In the end of course press coverage isn't meant for you to add some pages to your scrapbook, but you hope the publicity will have certain results: that more people will see your work, that they will find their way to your blog, that they get to know your products and hopefully will buy them... So then the big question is: does it really 'pay off' to be featured in a magazine?
Well, here's my answer: I really don't know! I know this is not a very insightful answer, but it's my personal experience that you just can't know what to expect. I had some big press features of which I expected they could lead to a lot of sales or many more blog visitors, but nothing very significant happened in the weeks after the feature. Then there also are days when all of a sudden I have lots of sales or periods in which the amount of readers of my blog grows without me having a clue why that is. When for example my pitcher was featured in the Oprah magazine many people said: 'You'll have such a busy time once that magazine is in the shops', but I really didn't notice that much of it. In fact in the next weeks I only had one or two clients who told me they'd found my work through the Oprah magazine. On the other hand now, four months later, people still comment on the Oprah thing, so maybe it still has some sort of slow ongoing impact. My shop has grown a lot this last year, but it's hard to point at one thing that made that big impact. I'm sure press coverage is helpful, but I have no idea to which extent.
That leads me to end with a little comparison: is a magazine feature really that much more 'real' than a blog post, as I suggested I felt it earlier? I guess being in a magazine in a way is more of a recognition: it's harder to get a magazine feature than a feature on one of the many many blogs out there, and most magazines will have more readers. Also, it'll probably make more impact on your grandma or neighbour when you can show them a feature in a well-known magazine than a feature on an incrowd blog with lots of followers.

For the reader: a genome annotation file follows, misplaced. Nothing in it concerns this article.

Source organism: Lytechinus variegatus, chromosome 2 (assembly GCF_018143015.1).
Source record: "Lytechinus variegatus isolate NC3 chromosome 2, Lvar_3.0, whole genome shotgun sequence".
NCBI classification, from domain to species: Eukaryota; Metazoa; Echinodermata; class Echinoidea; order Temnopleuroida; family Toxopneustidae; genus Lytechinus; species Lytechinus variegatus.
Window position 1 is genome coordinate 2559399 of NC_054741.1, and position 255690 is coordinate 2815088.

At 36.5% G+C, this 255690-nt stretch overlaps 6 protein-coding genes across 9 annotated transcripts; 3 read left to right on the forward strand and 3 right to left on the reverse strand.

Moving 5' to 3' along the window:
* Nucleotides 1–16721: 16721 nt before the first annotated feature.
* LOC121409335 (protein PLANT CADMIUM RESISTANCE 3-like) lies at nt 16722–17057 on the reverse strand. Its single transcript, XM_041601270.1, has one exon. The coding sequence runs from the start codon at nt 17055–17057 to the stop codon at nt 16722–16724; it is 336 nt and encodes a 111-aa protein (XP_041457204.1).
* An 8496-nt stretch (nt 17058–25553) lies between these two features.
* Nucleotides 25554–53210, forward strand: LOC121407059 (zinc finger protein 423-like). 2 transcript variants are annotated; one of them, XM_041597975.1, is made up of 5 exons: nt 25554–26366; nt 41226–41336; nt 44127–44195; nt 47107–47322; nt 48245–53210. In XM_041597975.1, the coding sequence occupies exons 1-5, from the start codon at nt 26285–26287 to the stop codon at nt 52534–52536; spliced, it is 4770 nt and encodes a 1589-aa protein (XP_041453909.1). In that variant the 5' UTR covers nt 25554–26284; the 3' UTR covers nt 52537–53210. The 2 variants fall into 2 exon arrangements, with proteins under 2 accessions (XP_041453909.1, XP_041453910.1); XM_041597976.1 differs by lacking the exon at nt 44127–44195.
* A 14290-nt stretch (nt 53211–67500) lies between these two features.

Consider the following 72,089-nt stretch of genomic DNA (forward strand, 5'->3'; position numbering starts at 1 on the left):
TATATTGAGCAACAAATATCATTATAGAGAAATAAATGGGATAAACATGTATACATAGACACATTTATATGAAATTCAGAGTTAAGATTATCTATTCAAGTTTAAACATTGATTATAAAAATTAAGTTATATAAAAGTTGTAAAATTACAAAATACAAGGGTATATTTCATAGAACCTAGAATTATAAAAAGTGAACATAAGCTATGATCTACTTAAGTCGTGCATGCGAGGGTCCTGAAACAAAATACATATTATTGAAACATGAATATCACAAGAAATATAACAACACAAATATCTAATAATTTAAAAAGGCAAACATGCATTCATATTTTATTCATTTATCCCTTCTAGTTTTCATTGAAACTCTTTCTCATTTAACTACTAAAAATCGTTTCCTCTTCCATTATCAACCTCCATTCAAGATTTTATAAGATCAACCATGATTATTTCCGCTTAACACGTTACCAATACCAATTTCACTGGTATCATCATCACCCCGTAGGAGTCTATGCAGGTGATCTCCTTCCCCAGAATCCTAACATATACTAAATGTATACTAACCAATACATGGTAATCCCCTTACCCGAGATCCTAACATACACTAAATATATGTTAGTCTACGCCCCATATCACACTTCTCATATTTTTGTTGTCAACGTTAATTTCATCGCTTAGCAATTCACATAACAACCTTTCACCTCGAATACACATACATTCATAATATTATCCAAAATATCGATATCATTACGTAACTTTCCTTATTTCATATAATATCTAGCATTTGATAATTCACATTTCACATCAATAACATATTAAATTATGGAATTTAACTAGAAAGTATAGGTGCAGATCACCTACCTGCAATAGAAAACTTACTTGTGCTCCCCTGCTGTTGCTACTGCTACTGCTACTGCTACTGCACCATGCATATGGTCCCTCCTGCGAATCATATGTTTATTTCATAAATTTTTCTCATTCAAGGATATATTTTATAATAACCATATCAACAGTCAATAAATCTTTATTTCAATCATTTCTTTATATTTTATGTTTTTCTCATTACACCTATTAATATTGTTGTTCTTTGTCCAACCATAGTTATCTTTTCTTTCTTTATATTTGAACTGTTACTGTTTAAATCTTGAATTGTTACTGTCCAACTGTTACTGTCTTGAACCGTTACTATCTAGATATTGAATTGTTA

But when it comes to direct impact, I think a simple blog post about your work may sometimes be at least as rewarding. Craft and design blog readers are usually already familiar with blogs and buying online, so when they like what they see I think they're more likely to stick around than people who flip through a magazine and see a little image of your work among the many other things in a magazine. Good blog features are often detailed and well-composed, so you'll get short-lasting but usually also undivided attention from a limited, but specifically interested group of people.
Altogether I'm really happy with some very nice magazine features, especially because they often include beautiful photos. (and yes, also for scrapbook purposes: it's just really fun to have a Chinese magazine with your house in it!), but online features about your work are often much less complicated and can also lead to very nice things!